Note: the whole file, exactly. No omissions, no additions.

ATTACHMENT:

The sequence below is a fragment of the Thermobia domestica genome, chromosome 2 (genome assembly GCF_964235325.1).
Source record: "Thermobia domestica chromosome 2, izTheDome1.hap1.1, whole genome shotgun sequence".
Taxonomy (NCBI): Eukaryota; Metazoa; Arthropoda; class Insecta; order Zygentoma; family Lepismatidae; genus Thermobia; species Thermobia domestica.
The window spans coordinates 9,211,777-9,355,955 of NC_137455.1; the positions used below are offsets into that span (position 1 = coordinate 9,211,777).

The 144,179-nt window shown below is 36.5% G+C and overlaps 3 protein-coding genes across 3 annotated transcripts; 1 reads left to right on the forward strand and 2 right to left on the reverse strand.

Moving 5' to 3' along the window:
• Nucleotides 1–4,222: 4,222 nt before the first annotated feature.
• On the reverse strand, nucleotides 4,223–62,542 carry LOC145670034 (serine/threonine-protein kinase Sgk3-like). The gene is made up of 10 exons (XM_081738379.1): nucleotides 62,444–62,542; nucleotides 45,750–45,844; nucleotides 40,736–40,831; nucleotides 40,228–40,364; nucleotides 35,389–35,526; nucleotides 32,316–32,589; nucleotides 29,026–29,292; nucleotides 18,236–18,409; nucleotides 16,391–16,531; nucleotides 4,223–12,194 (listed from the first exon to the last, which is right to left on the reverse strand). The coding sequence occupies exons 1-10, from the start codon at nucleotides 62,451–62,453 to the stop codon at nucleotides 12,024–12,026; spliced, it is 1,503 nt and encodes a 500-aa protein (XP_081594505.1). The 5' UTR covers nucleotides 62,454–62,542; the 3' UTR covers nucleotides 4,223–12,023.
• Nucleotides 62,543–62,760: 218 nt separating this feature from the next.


The sequence below is a fragment of the Thermobia domestica genome, chromosome 2 (genome assembly GCF_964235325.1).
Source record: "Thermobia domestica chromosome 2, izTheDome1.hap1.1, whole genome shotgun sequence".
Taxonomy (NCBI): Eukaryota; Metazoa; Arthropoda; class Insecta; order Zygentoma; family Lepismatidae; genus Thermobia; species Thermobia domestica.
The window spans coordinates 9,211,777-9,355,955 of NC_137455.1; the positions used below are offsets into that span (position 1 = coordinate 9,211,777).

The 144,179-nt window shown below is 36.5% G+C and overlaps 3 protein-coding genes across 3 annotated transcripts; 1 reads left to right on the forward strand and 2 right to left on the reverse strand.

Moving 5' to 3' along the window:
• Nucleotides 1–4,222: 4,222 nt before the first annotated feature.
• On the reverse strand, nucleotides 4,223–62,542 carry LOC145670034 (serine/threonine-protein kinase Sgk3-like). The gene is made up of 10 exons (XM_081738379.1): nucleotides 62,444–62,542; nucleotides 45,750–45,844; nucleotides 40,736–40,831; nucleotides 40,228–40,364; nucleotides 35,389–35,526; nucleotides 32,316–32,589; nucleotides 29,026–29,292; nucleotides 18,236–18,409; nucleotides 16,391–16,531; nucleotides 4,223–12,194 (listed from the first exon to the last, which is right to left on the reverse strand). The coding sequence occupies exons 1-10, from the start codon at nucleotides 62,451–62,453 to the stop codon at nucleotides 12,024–12,026; spliced, it is 1,503 nt and encodes a 500-aa protein (XP_081594505.1). The 5' UTR covers nucleotides 62,454–62,542; the 3' UTR covers nucleotides 4,223–12,023.
• Nucleotides 62,543–62,760: 218 nt separating this feature from the next.